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Today Francisca Pattipilohy and Jeffry Pondaag sent an open letter to the Dialoog Nederland-Japan-Indonesië (NJI) foundation, in response to a symposium organized by NJI that will take place on October 6 in The Hague. The letter is supported by others, including Doorbraak. According to Pattipilohy and Pondaag the NJI thinks exclusively from the perspective of the former occupiers of Indonesia (the Netherlands and Japan) and “ignores the Indonesian experience as oppressed”, as they say in a press release of the Comité Nederlandse Ereschulden foundation, of which Pondaag is chairman. Earlier Pattipilohy and Pondaag, together with more than a hundred others, also criticized the research project “Decolonization, violence and war in Indonesia, 1945-1950”. You can read the open letter below.

Nederlands

With this letter we want to respond to your invitation for the symposium “Trauma, recognition and reconciliation after violent conflict.” After viewing the program we conclude that your approach exclusively highlights the Dutch-Japanese perspective. The Indonesian perspective is missing. Further, you don’t distinguish the difference between occupying power(s) versus the millions of oppressed. We will explain why the latter is of crucial importance to us.

The announced lecture “Violence in context 1942-1949” by dr. Henk Schulte Nordholt, only applies to the Netherlands and Japan. The period of the Japanese occupation (1942-1945) was a violent, oppressive occupation for millions of Indonesians as well. However, your foundation seems to approach the Japanese occupation exclusively from a Dutch perspective: as if not Indonesia but the Netherlands was victimized by Japan. Why don’t you invite someone like dr. Ethan Mark? He is an expert regarding the Japanese and Indonesian perspective on the Japanese occupation of Indonesia. He obtained his PhD at Columbia University in New York. On Thursday October 4th his book “Japanese occupation of Java in the Second World War” will be presented in Leiden. For this publication he conducted years of research, focusing on the Japanese occupation of Indonesia from a Japanese and Indonesian perspective. The latter perspective is exactly missing in the program of the symposium.

Why does the program not pay attention to the three and a half century of violent oppression that preceded 1942? For Indonesians the complete period of foreign domination is important when it comes to reconciliation. This means that if you want to represent Indonesia, you cannot solely pay attention to the Japanese occupation which was followed again by three and a half years of Dutch terror.

The Indonesian population of 70 million was illegally colonized by the Netherlands and Japan in the form of oppression, exploitation, slavery, forced labour, prostitution, humiliation, racist discrimination and above all centuries of divide and rule politics. Feudal lords were deliberately set up against their own people, the same counts for the numerous ethnic groups (more than 170) who hated and mistrusted each other due to the colonial policy. The colonial army, the KNIL, was founded by Europeans and led by Indo-Europeans. Yet the ordinary soldiers were predominantly “inlanders” (the humiliating term that the Dutch colonizers used to refer to our ancestors). The “native” soldiers of the KNIL were deployed to punish and murder their own brothers and sisters. They were used to protect the interests of the colonial rulers so that they could continue enriching themselves.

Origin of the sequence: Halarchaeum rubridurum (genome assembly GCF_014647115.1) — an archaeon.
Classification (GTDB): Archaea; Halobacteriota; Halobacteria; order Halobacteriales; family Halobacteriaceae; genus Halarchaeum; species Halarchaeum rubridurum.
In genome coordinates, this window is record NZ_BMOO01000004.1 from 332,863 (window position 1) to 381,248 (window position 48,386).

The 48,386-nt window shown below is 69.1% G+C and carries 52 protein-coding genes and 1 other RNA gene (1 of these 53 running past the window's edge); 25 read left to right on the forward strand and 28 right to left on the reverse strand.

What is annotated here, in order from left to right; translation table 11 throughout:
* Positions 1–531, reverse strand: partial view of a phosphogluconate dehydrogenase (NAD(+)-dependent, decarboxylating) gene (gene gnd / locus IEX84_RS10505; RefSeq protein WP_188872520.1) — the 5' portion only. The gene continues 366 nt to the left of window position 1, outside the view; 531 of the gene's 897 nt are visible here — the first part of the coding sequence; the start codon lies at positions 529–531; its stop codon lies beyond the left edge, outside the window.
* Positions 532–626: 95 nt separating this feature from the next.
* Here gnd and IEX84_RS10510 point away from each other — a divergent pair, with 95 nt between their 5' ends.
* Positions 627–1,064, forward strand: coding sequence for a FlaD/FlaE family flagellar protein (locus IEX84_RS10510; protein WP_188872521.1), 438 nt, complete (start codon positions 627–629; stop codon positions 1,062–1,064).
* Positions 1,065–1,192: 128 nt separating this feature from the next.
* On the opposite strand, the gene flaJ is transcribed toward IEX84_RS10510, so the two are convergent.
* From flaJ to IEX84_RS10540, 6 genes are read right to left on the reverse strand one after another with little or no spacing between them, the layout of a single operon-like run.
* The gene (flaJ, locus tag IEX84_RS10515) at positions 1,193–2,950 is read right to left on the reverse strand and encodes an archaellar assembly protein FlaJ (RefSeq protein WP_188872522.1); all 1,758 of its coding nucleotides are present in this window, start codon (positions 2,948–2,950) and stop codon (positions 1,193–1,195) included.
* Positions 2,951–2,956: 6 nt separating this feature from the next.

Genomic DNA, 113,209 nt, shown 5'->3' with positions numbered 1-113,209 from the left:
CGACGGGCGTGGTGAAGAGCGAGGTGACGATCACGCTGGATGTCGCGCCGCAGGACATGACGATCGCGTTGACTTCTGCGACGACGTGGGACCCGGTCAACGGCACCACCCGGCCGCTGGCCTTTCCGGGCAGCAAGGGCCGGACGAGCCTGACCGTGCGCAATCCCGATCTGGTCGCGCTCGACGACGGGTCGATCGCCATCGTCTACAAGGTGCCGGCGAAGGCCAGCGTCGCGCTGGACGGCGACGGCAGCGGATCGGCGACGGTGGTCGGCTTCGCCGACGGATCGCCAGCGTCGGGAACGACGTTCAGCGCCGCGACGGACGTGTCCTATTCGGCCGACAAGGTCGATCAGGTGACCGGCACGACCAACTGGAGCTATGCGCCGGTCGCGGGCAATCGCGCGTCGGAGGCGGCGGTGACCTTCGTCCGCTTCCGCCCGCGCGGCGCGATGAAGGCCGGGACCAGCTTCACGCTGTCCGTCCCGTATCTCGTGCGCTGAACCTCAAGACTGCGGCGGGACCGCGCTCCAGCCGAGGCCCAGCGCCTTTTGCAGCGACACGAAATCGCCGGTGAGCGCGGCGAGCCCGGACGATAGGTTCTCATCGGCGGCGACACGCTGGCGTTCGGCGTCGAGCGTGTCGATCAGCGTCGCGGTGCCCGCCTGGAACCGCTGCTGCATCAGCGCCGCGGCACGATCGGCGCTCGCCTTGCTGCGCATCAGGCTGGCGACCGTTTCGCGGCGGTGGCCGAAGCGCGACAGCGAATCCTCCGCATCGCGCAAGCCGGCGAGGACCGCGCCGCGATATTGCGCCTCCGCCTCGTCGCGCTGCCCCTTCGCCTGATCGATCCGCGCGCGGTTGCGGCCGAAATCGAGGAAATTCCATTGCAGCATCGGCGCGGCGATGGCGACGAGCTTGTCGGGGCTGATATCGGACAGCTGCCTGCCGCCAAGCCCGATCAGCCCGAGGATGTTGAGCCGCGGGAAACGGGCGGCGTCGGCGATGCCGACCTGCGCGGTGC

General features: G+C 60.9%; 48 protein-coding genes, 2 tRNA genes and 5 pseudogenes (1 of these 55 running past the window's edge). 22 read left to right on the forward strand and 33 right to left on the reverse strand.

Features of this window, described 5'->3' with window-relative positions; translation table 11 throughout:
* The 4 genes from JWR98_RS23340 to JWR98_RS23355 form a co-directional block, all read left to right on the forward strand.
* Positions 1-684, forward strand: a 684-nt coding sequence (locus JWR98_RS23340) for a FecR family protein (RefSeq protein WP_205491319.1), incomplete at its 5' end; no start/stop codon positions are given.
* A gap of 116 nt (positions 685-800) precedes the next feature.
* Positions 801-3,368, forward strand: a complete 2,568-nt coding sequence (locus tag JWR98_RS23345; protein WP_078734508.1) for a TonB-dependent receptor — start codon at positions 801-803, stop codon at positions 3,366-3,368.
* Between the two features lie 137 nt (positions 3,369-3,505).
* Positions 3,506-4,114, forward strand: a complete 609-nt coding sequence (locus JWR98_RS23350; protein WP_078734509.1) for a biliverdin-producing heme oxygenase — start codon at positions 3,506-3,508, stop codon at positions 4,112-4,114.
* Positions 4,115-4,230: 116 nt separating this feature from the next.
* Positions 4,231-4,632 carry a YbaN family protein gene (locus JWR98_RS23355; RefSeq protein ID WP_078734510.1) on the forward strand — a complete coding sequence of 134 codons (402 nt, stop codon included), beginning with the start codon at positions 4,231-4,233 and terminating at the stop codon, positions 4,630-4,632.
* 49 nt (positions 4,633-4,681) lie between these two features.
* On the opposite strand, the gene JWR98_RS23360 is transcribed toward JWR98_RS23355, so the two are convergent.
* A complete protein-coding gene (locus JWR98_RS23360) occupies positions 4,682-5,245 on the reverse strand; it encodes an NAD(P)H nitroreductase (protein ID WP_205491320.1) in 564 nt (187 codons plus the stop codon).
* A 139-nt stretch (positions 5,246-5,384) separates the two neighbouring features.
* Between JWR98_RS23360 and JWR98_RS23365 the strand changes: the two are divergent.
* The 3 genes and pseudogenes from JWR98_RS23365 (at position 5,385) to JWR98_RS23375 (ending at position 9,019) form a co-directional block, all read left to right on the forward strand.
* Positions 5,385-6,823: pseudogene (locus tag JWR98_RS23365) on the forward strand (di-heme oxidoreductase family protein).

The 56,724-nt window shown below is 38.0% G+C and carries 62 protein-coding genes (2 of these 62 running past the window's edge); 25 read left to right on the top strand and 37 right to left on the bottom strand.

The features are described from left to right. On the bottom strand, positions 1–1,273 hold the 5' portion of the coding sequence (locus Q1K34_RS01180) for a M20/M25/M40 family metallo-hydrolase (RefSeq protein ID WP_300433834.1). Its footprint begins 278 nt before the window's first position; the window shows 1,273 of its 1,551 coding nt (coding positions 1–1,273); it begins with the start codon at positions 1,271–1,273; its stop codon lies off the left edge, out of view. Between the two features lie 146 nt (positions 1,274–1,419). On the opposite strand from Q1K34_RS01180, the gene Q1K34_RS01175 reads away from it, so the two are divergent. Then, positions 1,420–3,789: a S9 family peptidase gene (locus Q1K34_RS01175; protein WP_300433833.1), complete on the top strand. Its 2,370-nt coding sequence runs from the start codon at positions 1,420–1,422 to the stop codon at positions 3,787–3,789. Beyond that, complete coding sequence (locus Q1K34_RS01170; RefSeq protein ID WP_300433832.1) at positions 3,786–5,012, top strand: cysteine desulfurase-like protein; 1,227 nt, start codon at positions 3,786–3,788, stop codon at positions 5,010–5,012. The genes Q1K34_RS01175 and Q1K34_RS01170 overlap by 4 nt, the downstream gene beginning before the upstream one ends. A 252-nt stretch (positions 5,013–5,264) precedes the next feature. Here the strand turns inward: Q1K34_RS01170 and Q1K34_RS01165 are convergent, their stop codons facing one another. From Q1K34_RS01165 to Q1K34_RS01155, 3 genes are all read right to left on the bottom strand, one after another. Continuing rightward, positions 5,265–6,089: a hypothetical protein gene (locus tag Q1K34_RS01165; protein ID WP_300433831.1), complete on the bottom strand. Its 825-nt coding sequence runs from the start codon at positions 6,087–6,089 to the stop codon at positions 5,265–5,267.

The topic “Captive fathers, captive children” also exclusively refers to the period 1942-1949. Yet the point is that the Indonesian “men, women and children” lived in “captivity” for centuries. Our fathers, mothers, children, grandparents already lived in captivity since the VOC regime until the Indonesian freedom struggle of 1945-1949.

For all these reasons, we are wondering which Indonesians were involved in the establishment of the NJI foundation. And in what way? As long as the unequal power balance is not explained, every attempt for reconciliation is useless. Japan and the Netherlands were both occupiers, the Indonesians were victims of those occupations. It is impossible to equalize this relationship.

Another important point is the enormous language barrier and the lagging behind in development. The fact that the entire symposium is in English makes Indonesia an unequal participant in the Dialogue NJI. Remember that for more than three centuries the majority of the Indonesian people were deprived of education. It is impossible to catch up this lagging behind in only seventy years of Merdeka. When organizing a dialogue and symposium it is therefore important to take into account the language barrier and lagging behind in development.

The enormous wealth of Indonesian minerals and natural products has made the Netherlands one of the richest countries in the world. The occupation also benefited Japan. It is not a coincidence that both the Netherlands and Japan are technically and mentally highly developed. It is not without reason that they are still part of the richest countries in the world. Indonesia only became an independent republic in 1945. Only after that we could start writing our own history. A history that the Dutch and Japanese population is not aware of due to the lack of information in the history books at schools.

In short, it is not clear to us how your foundation represents Indonesia. As far as we are concerned, the “I” in your name should be removed.

Francisca Pattipilohy
Jeffry Pondaag



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